Mike Sunnucks: Falcon9 in the future.
Ted Simons: Yeah, yeah. Is this the last we see of Mr. Fistler/Chavez?
Jeremy Duda: I kind of hope not. Based on what we've seen so far, he said he's going to appeal to the Supreme Court and after the district court here, and I would love to see him there but I don't know if this guy, clearly he doesn't really have any money and I don't know if the things he tried to pull in the district court, I don't know if that's going to fly before the Arizona Supreme Court, you can appeal, but I don't know what that's going to do for him especially if half of his signatures are invalid in the first place.
Mike Sunnucks: The legitimate folks in the race, Mary Rose Wilcox and Ruben Gallego, were concerned about this, because this could be a really tight race and you had this guy in there with this name, if he gets a couple of percent and it's really close, it could swing the balance so I think they're both happy that he's off there.
Ted Simons: All right, before we get out of here, it sounds like the Kansas Secretary of State Kris Kobach from 1070 fame and election controversial fame, he is endorsing what every single person in the secretary of state's race out here?
Jeremy Duda: Almost every single person. On Tuesday he announced that, Senator Michelle Reagan from Scottsdale announced that Kobach had endorsed her, which is kind of a head scratcher for a lot of people cause Kobach is known as very conservative, he's known as the author of S.B. 1070, he's pushing a lot of election integrity issues that democrats really oppose as you know quote on quote voter suppression. Reagan is known as a more moderate Republican, he came out and endorsed her, didn't sit so well with some conservatives, especially those who are a part of Will Carden's campaign, one of whom called Kobach and his people and said hey what are you doing? Two days later, they put out a statement saying first Kobach also endorses Will Carden.
Ted Simons: Can you endorse two people in the same race?
Mike Sunnucks: Sure, you can post blogs anonymously, you can change your name, you can certainly endorse more people. It kind of waters it down a little bit. You know conservatives should like Michelle Reagan for her campaign-- election law bill that looked to really limit democratic votes but she's not quite conservative enough for some of them. It could have an impact on some of the immigration activists. It's a big issue in the campaign.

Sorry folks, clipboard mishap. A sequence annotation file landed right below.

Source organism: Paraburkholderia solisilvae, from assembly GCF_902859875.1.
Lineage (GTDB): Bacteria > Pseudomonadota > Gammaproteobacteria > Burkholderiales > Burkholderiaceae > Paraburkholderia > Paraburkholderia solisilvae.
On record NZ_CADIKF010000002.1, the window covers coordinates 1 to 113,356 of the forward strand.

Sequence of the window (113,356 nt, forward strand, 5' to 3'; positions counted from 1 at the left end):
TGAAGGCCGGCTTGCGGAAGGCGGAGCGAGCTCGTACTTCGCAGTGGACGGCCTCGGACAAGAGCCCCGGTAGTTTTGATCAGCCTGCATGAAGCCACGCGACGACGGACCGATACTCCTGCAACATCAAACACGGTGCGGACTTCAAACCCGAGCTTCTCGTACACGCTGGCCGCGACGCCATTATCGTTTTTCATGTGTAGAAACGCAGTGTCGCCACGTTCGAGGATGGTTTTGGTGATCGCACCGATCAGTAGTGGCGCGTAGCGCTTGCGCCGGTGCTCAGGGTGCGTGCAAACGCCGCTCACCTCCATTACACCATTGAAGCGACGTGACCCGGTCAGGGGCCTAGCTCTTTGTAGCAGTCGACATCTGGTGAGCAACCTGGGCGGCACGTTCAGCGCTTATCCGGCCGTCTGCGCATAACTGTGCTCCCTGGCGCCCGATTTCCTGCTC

Jeremy Duda: Kobach also, yesterday this was actually the third endorsement he's made in that race, cause he endorsed Steve Montenegro last year when he still had an exploratory committee open for the Secretary of States. Now, he dropped out of that race so then you know months later, he endorsed Reagan, then he endorsed Carden, I'm kind of wondering what Justin Pierce who's the last candidate of the race, I wonder how he feels about this. What he has to do to be the only guy in the race to not get endorsed by Kris Kobach?
Mike Sunnucks: Go to the horse track and betting on all the horses. You'll have a winner no matter what.
Ted Simons: Yeah the concept of an endorsement though sounds like you are for that person. If you're for two people, who cares? Does anyone care about this?
Jeremy Duda: It doesn't carry quite as much weight, I don't know how many voters really know who Kris Kobach is in the first place, though. How much impact it has, who knows.
Ben Giles: Well and if it did have any impact, I think it's clearly been diminished now that he's endorsed two -- three candidates in the last two years.
Ted Simons: It's hard to have a signed Kris Kobach endorsement and a sign right next to it that says me too. All right, thank you guys good stuff. Monday on Arizona Horizon, we will take a closer look at Maricopa County's new budget. And we'll learn about an attempt to estimate the monetary value of Arizona's natural resources. That's Monday evening on Arizona Horizon. Tuesday, a look at new innovations to help meet Common Core education standards. Wednesday, an Arizona Horizon debate with GOP candidates running for the corporation commission. Thursday, the aftermath of the Yarnell hill fire. And Friday, it's another edition of the journalists' roundtable. That is it for now. I'm Ted Simons, thank you so much for joining us. You have a great weekend.
>> Arizona Horizon is made possible by contributions from the friends of Eight, members of your Arizona PBS station. Thank you.
In this segment:
Jeremy Duda:Journalist, Arizona Capitol Times; Mike Sunnucks:Journalist, Phoenix Business Journal; Ben Giles:Journalist, Arizona Capitol Times;